In response, a number of cities are increasingly competing to become hotbeds of innovation while improving their citizens’ experience. One way they’re doing this is by creating innovation hubs, or even by trying to bring in so many companies and organizations that they turn the entire city into an innovation hub itself. Sometimes referred to as innovation communities, labs, or centers, hubs connect startups, government agencies, private enterprises, academics and researchers, customers, and others to explore much more than “business problems.” They focus on the overall issues facing communities and individuals today and provide excellent opportunities for co-innovation. City-backed innovation hubs are an example of cooperation between local governments, businesses, and organizations that can lead to benefits for all. Together, they’re investing in the creation of stronger communities. These towns become more attractive places to live, providing a larger tax base and greater resources, and businesses work to provide scalable, profitable solutions to problems that can be implemented elsewhere.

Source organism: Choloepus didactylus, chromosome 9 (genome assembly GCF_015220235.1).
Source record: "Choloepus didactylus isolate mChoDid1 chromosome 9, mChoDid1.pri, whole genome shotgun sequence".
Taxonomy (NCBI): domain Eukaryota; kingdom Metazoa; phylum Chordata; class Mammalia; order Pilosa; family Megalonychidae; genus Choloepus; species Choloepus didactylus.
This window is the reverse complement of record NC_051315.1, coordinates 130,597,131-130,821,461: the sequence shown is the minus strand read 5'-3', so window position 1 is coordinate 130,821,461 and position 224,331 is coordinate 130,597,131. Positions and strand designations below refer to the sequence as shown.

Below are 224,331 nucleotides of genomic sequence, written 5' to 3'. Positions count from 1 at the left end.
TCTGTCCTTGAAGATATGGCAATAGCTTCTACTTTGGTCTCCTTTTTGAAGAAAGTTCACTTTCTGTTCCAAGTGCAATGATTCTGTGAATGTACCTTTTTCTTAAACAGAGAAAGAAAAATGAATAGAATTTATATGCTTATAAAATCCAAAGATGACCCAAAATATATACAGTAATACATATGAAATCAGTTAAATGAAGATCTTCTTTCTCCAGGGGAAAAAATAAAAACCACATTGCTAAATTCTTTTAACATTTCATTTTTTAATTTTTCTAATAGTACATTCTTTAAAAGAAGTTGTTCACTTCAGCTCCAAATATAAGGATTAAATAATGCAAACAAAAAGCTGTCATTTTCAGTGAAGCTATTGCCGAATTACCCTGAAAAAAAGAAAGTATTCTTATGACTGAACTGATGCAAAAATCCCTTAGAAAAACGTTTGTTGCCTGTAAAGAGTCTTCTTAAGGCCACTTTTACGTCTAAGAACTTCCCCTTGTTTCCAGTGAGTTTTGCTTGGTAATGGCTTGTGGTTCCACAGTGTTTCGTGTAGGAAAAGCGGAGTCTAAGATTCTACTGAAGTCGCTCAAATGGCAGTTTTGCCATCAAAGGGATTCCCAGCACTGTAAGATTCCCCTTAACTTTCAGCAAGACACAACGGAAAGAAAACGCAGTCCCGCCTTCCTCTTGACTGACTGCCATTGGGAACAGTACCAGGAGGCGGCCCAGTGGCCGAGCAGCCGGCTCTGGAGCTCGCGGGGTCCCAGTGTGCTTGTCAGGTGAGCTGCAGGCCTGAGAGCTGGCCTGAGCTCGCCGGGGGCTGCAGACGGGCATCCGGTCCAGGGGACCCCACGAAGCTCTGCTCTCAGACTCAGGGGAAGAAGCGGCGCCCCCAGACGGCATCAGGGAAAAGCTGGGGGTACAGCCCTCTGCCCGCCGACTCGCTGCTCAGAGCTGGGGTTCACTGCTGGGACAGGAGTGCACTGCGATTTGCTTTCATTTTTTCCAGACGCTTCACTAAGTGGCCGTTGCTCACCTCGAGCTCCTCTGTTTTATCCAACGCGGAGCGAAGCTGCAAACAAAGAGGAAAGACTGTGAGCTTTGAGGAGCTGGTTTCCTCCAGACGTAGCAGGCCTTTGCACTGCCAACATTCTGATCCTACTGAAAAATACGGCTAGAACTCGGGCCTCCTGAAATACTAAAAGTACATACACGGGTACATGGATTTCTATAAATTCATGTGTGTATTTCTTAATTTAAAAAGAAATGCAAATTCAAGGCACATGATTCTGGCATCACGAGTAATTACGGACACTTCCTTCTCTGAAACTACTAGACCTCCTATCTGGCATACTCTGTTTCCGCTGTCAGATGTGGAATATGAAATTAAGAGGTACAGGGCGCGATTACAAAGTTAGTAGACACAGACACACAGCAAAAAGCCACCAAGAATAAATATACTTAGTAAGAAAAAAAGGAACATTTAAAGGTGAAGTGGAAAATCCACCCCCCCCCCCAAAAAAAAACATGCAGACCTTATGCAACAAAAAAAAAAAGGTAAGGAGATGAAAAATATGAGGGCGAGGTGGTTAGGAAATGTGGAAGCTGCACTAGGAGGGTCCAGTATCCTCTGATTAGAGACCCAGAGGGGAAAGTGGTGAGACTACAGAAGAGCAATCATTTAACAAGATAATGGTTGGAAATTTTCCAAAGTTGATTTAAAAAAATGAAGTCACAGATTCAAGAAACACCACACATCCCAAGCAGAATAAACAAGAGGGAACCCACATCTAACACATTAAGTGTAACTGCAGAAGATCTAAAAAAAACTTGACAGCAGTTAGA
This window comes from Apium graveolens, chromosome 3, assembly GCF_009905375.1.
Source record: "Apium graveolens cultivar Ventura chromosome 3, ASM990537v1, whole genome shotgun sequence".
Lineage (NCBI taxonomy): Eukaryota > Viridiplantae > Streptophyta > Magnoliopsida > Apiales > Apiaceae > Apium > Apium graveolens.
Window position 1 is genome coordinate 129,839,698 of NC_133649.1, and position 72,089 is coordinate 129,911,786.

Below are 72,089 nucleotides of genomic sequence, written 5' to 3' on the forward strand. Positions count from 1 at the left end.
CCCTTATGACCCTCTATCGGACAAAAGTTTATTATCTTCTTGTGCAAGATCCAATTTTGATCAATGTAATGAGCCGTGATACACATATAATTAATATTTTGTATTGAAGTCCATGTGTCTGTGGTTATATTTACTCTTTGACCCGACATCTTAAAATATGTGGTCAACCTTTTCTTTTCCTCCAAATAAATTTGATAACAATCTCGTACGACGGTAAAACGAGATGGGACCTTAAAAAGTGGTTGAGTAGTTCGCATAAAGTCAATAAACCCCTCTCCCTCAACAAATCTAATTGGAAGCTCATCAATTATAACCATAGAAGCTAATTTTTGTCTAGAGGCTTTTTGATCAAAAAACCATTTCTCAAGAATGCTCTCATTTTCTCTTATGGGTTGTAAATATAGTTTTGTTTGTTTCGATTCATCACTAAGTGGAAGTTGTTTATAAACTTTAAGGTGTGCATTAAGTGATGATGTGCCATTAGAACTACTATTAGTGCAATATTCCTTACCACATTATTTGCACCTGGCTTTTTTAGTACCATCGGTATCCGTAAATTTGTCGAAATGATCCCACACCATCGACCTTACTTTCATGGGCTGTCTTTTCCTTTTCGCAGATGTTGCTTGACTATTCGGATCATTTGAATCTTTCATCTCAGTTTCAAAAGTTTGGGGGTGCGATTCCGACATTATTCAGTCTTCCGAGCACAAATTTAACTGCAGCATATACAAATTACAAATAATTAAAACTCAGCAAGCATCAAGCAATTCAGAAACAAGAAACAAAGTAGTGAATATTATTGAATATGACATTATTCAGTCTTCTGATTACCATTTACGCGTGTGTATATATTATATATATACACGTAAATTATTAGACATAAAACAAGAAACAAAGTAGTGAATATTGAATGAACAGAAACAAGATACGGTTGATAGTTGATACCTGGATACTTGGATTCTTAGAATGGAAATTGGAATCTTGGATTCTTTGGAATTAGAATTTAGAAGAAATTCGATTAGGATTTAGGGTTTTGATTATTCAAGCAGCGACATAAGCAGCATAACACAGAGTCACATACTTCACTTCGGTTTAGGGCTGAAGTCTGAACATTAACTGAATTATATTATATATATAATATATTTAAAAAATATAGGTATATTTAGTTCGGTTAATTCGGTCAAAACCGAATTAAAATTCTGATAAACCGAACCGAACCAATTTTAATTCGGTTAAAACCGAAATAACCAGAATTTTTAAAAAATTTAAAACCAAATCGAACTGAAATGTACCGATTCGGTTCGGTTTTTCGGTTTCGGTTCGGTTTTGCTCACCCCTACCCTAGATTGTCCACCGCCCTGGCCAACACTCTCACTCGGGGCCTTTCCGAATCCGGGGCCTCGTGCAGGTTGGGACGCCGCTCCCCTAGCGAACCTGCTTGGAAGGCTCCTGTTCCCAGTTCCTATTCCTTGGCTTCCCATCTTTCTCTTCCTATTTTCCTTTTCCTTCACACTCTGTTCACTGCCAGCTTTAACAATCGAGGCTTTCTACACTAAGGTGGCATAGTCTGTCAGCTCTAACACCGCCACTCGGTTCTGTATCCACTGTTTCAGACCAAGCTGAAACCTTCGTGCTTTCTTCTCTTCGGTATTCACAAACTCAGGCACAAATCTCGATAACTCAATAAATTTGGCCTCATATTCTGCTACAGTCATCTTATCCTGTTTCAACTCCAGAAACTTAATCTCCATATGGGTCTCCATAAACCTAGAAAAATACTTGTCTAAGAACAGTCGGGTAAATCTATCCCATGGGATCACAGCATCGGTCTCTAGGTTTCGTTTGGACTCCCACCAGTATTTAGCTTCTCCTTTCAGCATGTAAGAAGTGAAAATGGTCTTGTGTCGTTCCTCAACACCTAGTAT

The size of the town or city shouldn’t really matter either. In fact, my hometown of Carlsbad, CA (population 115,000) was one of the earliest cities to embrace this concept with an ambitious innovation strategy and vision.7 The town set out to improve mobility, sustainability, government services, and civic engagement while creating a connected economy by partnering with nonprofits, businesses, community groups, and citizens. This strategy gives the city a consistent economic boost from a diverse range of startups, those that either began in town or moved there from other locations. Many big employers also want to be based there because of the town’s services, progressive leadership, and vibrant ecosystem. When local governments like the one in Carlsbad take an active role in shaping the innovation agenda for the region, citizens are happier, economic growth takes place, there is an influx of talent, and innovators are given the opportunity to deliver new value.
Case Study: Bloomberg Philanthropies